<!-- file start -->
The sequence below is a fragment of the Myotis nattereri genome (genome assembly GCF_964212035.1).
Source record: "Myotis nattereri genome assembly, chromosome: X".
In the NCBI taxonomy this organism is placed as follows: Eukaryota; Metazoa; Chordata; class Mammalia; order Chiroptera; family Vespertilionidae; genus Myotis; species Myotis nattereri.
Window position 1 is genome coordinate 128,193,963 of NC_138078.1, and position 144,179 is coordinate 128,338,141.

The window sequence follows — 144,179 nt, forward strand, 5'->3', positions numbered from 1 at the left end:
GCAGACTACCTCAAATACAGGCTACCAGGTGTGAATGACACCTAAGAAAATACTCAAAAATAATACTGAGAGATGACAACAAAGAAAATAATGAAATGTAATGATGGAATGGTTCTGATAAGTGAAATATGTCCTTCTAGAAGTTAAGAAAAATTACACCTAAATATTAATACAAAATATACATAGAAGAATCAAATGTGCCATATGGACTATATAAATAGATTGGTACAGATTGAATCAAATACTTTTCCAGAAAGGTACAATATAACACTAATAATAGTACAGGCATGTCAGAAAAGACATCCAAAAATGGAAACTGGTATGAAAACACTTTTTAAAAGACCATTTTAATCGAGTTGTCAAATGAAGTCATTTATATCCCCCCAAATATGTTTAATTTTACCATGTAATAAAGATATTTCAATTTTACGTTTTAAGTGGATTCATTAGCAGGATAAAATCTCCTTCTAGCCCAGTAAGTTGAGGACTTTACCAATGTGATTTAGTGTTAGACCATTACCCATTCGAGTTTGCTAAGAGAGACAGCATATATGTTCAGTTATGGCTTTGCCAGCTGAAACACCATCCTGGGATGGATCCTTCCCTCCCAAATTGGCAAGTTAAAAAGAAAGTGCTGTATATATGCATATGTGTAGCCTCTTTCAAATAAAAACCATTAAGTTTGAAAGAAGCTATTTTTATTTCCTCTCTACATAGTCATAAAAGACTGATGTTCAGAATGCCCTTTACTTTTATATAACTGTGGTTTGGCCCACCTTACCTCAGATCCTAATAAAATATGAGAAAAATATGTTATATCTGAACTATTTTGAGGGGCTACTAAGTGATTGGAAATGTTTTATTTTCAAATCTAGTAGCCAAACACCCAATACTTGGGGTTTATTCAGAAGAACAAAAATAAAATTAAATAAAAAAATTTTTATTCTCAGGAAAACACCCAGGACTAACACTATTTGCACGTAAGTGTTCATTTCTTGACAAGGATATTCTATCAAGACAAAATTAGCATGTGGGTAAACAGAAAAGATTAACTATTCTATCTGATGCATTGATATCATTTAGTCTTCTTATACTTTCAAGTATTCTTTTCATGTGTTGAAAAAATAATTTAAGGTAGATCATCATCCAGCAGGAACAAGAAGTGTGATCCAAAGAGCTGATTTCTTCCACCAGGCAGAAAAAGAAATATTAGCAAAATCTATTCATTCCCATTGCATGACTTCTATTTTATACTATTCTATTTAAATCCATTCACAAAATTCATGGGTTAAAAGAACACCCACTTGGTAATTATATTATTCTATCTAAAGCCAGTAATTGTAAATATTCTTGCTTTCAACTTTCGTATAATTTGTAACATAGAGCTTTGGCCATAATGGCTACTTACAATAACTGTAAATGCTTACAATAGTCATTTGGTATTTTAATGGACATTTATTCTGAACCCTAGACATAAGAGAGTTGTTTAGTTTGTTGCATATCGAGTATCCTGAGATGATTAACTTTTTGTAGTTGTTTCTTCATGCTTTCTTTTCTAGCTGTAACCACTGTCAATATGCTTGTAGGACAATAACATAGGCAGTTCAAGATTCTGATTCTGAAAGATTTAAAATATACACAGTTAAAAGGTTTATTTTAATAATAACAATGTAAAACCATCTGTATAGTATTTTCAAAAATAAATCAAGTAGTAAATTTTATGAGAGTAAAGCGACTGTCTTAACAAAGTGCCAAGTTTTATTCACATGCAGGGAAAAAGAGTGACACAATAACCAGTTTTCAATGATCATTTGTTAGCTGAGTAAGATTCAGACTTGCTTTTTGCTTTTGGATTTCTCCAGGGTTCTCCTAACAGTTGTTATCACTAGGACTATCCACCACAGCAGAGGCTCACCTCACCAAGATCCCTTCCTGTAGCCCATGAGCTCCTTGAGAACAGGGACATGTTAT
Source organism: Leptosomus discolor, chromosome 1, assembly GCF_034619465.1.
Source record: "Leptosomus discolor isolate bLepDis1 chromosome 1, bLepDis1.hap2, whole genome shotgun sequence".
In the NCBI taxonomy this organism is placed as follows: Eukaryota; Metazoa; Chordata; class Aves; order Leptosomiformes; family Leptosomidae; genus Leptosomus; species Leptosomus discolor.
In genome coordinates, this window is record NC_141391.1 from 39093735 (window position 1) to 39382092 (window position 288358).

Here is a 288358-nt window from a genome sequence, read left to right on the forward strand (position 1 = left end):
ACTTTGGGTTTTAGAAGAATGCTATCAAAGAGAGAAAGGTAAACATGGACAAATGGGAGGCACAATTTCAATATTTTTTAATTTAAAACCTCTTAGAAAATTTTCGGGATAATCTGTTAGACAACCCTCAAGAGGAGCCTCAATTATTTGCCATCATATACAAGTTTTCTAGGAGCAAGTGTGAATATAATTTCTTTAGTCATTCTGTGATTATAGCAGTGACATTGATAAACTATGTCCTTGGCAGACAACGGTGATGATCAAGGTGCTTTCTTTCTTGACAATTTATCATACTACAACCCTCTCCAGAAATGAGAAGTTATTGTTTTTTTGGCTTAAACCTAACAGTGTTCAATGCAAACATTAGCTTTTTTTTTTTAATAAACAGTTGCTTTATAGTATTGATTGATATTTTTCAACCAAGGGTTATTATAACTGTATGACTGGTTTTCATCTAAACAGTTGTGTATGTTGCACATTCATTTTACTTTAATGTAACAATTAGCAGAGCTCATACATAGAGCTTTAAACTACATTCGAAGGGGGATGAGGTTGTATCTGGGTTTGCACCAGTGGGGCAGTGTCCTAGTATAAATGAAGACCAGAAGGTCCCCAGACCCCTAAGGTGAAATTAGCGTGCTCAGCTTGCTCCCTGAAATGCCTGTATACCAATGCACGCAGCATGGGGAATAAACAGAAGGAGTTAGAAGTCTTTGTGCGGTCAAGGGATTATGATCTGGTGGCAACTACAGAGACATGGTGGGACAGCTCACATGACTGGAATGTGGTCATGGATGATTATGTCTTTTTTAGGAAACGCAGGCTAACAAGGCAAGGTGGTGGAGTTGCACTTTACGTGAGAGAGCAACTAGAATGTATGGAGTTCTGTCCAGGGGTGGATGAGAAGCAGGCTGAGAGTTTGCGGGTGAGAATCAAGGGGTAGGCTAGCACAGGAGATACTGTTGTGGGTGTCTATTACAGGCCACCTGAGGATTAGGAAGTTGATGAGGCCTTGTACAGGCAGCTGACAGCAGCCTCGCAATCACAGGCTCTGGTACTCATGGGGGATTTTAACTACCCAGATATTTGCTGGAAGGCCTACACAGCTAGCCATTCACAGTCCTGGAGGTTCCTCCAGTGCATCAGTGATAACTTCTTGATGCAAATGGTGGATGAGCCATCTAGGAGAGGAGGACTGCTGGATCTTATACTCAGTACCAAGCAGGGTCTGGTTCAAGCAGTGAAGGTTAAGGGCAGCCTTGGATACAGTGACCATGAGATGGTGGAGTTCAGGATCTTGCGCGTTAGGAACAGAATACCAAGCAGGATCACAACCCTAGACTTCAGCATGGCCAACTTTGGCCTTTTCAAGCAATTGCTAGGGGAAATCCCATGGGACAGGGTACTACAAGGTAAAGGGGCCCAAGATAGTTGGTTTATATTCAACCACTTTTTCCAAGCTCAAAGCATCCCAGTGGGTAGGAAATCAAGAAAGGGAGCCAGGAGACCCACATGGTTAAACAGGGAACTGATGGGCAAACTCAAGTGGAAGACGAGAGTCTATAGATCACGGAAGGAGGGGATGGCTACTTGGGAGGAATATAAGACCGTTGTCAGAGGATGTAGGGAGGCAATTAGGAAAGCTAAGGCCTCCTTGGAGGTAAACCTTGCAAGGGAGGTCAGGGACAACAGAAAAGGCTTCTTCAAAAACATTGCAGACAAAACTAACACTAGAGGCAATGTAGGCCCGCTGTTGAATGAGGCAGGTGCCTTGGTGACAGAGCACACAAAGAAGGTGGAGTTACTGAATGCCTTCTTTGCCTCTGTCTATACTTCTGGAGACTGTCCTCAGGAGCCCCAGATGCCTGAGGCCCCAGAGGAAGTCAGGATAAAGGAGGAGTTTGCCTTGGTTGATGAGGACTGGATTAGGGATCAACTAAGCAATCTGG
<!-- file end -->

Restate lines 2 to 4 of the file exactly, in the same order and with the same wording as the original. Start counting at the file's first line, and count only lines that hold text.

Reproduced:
Source record: "Myotis nattereri genome assembly, chromosome: X".
In the NCBI taxonomy this organism is placed as follows: Eukaryota; Metazoa; Chordata; class Mammalia; order Chiroptera; family Vespertilionidae; genus Myotis; species Myotis nattereri.
Window position 1 is genome coordinate 128,193,963 of NC_138078.1, and position 144,179 is coordinate 128,338,141.